As if Brexit were not enough, food & drink now finds itself having to face up to the impact of a snap general election on 8 June. Here are the key issues for the industry now, and the two main parties’ positions on them.

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Can the next government stop business falling off that cliff edge?

The spectre of EU food tariffs sending shop prices soaring was a source of furious rows in the EU referendum campaign. With the latest Nielsen figures showing fresh food inflation of 1% year on year in April, up from 0.9% the previous month, there are signs a long-feared inflationary period for supermarket prices has dawned. The BRC claims shoppers face an average EU tariff on food of 22% if Theresa May fails to reach a trade deal with Brussels before Britain’s exit. It forecasts possible tariffs as high as 21% for tomatoes and up to a whopping 46% for cheese.

When almost 80% of British food imports come from EU states, sectors including beverages, fruit, veg and meat are hugely exposed.

The FDF, in its election manifesto this week, sets out securing a “zero tariff trade” deal as a key priority, calling for “a bold and ambitious free trade agreement with the EU”, one that includes “a seamless, frictionless border for Ireland”. After a crisis meeting in February, no fewer than 35 food & drink bodies warned the government of “significant economic damage” unless it secured a free trade deal with the Republic.

Sadly, it looks as if whoever wins the election could be locked in months, if not years, of talks with the EU before our fate on tariffs is known.

According to reports from the early skirmishes in negotiations, talks with EU leaders and PM May have been anything but “frictionless”. One supplier source laments: “Business can ill afford to be waiting two years to find out if it’s going to be going over a cliff or not.”

This week a report by the House of Lords EU energy and environment sub-committee warned leaving the single market and the customs union would cause “significant uncertainty” for the entire UK agri-food sector. “If the UK leaves the EU without agreeing a comprehensive UK-EU free trade-agreement, or a form of transitional arrangement, UK-EU trade would have to proceed according to WTO rules.

“Many of our agricultural producers, and our food manufacturers, would incur substantial costs associated with tariff and non-tariff barriers when exporting to the EU, with sectors such as pig and sheep meat at particular risk.”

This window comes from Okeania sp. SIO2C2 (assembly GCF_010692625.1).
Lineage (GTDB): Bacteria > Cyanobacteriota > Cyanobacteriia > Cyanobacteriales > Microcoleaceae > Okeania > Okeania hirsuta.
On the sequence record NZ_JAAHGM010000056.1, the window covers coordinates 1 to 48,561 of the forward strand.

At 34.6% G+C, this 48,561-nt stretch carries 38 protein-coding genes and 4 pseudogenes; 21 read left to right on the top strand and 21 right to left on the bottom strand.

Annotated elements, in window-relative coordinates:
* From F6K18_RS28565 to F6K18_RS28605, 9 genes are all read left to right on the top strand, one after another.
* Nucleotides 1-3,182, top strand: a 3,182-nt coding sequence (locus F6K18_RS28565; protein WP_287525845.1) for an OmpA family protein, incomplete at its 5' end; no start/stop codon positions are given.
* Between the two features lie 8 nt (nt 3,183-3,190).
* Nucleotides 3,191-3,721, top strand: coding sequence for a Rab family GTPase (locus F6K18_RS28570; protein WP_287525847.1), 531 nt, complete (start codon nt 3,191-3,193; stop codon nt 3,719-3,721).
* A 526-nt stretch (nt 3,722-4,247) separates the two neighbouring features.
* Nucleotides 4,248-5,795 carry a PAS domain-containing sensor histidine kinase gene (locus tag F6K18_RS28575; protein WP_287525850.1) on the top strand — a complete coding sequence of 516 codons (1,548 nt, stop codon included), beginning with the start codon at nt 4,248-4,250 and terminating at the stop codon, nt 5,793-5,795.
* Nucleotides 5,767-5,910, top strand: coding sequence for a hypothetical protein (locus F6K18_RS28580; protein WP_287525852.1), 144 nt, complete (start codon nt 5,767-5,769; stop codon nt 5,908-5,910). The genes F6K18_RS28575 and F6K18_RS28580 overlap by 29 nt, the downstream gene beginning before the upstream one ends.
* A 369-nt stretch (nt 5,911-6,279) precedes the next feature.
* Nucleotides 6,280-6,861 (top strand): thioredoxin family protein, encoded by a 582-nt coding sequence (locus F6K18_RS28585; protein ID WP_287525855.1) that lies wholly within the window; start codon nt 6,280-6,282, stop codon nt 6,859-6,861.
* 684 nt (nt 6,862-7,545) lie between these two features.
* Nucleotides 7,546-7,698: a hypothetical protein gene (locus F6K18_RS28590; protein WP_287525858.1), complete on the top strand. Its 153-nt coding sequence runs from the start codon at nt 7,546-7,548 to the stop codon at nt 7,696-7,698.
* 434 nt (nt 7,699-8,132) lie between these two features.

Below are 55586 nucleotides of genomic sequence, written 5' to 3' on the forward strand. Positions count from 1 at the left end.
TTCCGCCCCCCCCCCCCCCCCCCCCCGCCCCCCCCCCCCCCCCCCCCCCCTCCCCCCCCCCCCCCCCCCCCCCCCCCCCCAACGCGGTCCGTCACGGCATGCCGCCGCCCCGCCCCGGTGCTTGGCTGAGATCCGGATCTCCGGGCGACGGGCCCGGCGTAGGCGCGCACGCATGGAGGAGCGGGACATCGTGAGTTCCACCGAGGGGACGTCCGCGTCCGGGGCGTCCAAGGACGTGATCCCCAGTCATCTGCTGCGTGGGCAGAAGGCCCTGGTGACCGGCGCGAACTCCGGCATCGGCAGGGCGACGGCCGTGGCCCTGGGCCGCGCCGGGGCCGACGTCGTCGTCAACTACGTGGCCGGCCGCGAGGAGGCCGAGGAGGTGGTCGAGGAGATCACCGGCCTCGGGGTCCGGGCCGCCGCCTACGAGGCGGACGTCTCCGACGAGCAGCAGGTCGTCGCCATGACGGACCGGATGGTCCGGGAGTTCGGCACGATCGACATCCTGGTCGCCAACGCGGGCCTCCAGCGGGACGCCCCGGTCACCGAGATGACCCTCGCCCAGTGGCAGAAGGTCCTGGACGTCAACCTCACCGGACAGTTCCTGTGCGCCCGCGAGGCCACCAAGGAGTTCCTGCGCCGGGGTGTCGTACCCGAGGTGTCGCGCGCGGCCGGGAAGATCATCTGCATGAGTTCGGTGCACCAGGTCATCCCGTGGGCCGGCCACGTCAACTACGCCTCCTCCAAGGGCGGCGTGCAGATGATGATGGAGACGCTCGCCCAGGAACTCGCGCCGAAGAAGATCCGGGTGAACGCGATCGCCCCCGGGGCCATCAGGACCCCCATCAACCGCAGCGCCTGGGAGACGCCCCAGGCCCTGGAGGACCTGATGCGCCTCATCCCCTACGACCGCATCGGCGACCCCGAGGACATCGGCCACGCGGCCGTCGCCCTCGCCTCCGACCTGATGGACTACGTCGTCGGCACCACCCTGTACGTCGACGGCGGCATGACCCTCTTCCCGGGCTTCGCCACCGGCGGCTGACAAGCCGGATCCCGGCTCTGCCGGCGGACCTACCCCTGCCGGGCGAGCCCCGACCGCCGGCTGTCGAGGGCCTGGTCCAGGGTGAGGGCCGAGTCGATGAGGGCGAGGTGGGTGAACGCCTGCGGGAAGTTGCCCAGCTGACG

Labour has tried to differentiate itself on tariffs, declaring it will see “continued tariff-free trade between the UK and the EU, no new non-tariff burdens for business, regulatory alignment and continued competitiveness for goods and services” whether through a reformed single market or customs union.

What reassurances will the parties give to safeguard the food & drink industry’s massive EU national workforce?

Theresa May has been accused of using EU nationals in the UK as “bargaining chips” with Brussels as she negotiates the UK’s exit.

But while shadow Brexit secretary Sir Keir Starmer says Labour would rip up the Great Repeal Bill and replace it with an EU Rights and Protections Bill to ensure workers’ rights are not destroyed, he admits freedom of movement would end under Labour just as it would under the Tories.

At the same time the Tories too have been keen to stress there would be “no cliff-edge” change in migration policy post-Brexit under them. It says that business and industry will be consulted this summer.

The Lords committee warned this week there was an “extensive” reliance on EU labour in food and drink for both permanent and seasonal labour ranging from skilled professionals such as vets to abattoir workers and vegetable pickers, without whom the industry would face “severe difficulties”.

Can any party fix the “defunct” business rates system?

The Tories were humiliatingly forced to bail out cash-strapped local business with a £300m relief fund in the Budget, ahead of the latest business rates revaluation in April - an emergency measure, which, they insist, will not be delayed by the election.

Retailers will pay an additional £2bn over the next three years compared with the last three after the revaluation.

The issue of rates and, more widely, a level playing field between small retailers, the big supermarkets and a new breed of online companies that appear to be getting away lightly is a potentially divisive issue for the food & drink industry. Not only did the big four supermarkets - Tesco, Asda, Sainsbury’s and Morrisons - see a 5.9% reduction in rateable value, but online giants such as Amazon and Asos also benefited from the changes.

Analysis by experts CVS in January showed that the nine Amazon distribution centres in England and Wales would benefit from a £148,000 reduction in property tax, while the average small shop was being hit by an extra £3,663 on its rates.